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mines, clean energy, uranium

Clean Energy is Not an Excuse for Unjust Mining Practices

US uranium mines should operate only after impacted tribes and communities have had a meaningful chance to weigh in on a project.

Words: Cleo Schroer
Pictures: Freddy Kearney

Amid ever-increasing climate concerns, nuclear energy is finding itself at the forefront of a potential revival. As the nuclear industry and the Biden administration work to improve nuclear energy’s reputation as a clean energy source, they overlook one critical component: uranium sourcing for reactor fuel.

Geopolitical concerns and a global spike in uranium prices are leading to a revived interest in domestic uranium production. It is likely that a mine near the Grand Canyon — the Pinyon Plain Mine — will be one of the first to come online. Yet, a decades-long battle against the mine’s operation calls into question whether the industry is properly considering justice in a potential nuclear renewal.

The Havasupai Tribe has voiced its concern over the mine’s construction for more than four decades. Pinyon Plain sits on Havasupai ancestral lands, and its proximity to the Grand Canyon and key aquifers has created extensive concern over the impact of the mine on tribal life. As reported extensively by Grand Canyon Trust, geology in the area around the Grand Canyon is highly fractured, making groundwater systems complex and interconnected, raising the stakes of mining contamination.

The groundwater near Pinyon Plain has been found to contain high levels of uranium and arsenic. While the mine operator, Energy Fuels Inc., pumps wastewater into an onsite impoundment, they can’t do this forever. If contamination begins to travel, everything and everyone that depends upon the endangered water supplies will be irrevocably impacted. Extracting uranium from the mine could severely impact community health, safe drinking water, agriculture, and cultural heritage.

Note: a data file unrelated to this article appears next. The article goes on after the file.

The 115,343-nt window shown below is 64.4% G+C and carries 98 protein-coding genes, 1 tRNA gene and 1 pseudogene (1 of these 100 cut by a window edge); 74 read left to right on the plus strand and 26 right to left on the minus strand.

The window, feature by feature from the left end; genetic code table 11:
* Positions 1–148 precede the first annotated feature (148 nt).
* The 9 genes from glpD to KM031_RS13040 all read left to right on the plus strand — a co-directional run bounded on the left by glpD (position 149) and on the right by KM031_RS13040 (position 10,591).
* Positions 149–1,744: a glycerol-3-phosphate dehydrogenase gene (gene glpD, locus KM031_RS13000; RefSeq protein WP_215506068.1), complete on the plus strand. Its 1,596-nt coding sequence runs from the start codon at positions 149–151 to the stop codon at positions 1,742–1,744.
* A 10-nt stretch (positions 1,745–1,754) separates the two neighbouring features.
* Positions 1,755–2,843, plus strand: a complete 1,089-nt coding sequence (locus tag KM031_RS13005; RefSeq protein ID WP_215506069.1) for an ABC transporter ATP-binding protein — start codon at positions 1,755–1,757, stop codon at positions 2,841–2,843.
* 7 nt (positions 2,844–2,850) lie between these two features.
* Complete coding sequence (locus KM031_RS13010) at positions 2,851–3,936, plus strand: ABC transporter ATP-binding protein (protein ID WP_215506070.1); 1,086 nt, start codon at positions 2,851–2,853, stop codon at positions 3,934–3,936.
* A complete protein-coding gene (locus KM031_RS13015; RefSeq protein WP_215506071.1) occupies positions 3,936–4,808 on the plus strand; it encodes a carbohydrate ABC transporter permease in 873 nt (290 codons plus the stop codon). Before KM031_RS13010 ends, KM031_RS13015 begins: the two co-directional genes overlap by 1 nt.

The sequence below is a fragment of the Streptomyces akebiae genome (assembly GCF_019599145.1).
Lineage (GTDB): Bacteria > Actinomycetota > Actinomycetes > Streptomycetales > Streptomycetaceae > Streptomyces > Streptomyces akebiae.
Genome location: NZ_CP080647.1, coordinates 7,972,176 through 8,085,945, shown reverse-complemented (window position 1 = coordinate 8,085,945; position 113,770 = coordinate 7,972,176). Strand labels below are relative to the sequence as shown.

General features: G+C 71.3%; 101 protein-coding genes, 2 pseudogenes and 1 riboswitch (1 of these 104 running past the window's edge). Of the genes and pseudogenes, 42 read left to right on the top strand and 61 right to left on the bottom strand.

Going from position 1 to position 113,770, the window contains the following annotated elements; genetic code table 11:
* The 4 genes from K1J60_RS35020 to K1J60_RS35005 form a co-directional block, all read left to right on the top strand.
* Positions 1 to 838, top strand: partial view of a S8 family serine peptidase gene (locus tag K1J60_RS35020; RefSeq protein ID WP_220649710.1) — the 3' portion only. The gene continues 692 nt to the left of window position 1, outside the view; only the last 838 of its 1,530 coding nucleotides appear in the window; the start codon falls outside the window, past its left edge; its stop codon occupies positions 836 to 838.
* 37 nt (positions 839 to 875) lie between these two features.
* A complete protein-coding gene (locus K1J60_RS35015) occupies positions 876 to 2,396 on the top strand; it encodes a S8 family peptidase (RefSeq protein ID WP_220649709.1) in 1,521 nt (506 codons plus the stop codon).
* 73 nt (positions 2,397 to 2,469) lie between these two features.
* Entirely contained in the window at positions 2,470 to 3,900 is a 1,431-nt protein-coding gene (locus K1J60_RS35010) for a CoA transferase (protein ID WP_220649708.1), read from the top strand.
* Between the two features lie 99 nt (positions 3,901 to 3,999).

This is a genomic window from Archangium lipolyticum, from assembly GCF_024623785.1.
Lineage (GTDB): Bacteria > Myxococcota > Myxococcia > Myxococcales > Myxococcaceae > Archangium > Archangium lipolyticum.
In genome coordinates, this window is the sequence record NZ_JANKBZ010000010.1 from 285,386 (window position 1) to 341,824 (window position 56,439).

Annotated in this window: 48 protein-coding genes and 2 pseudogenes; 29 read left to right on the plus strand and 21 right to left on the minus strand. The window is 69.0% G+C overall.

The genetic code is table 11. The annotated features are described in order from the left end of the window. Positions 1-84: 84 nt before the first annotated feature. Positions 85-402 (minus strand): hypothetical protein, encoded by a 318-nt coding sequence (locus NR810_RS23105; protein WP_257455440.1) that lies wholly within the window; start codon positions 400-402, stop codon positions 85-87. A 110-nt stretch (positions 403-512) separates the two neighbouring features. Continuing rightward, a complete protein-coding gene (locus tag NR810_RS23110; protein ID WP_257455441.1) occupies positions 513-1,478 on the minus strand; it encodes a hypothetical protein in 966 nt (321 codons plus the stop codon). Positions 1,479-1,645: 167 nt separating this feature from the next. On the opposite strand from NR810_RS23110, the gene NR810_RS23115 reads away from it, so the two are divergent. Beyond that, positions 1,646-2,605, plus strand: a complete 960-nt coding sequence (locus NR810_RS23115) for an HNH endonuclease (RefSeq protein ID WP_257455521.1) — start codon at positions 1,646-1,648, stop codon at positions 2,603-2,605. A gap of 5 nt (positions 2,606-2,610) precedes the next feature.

The Pinyon Plain Mine could be one of the first mines to produce uranium in the United States after a long period of depressed prices on the international market. These low prices have shifted recent mining to countries like Kazakhstan, Canada, and Australia, which have much higher-quality uranium ore. These countries often set more stringent requirements for robust community engagement and higher environmental protection standards.

Starting the Pinyon Plain Mine on such culturally significant and delicate land threatens to repeat the uranium mining industry’s past legacy of environmental injustices.

Hoping to prop up a non-competitive industry, the US government has given Energy Fuels Inc. an $18.5 million contract from the Strategic Uranium Reserve, which will spur the company’s ability to start mining. The Strategic Uranium Reserve was established under the Trump administration to stockpile fuel for our commercial reactors in case of unexpected global supply chain interruptions and to address challenges to the domestic uranium mining industry. While Congress tends to have mixed views on nuclear energy, it allocated funding for the reserve in 2020, tasking the US National Nuclear Security Administration with establishing a site and purchasing uranium from domestic mines and producers. Energy Fuels Inc. is among the first two recipients of contracts through the Strategic Uranium Reserve.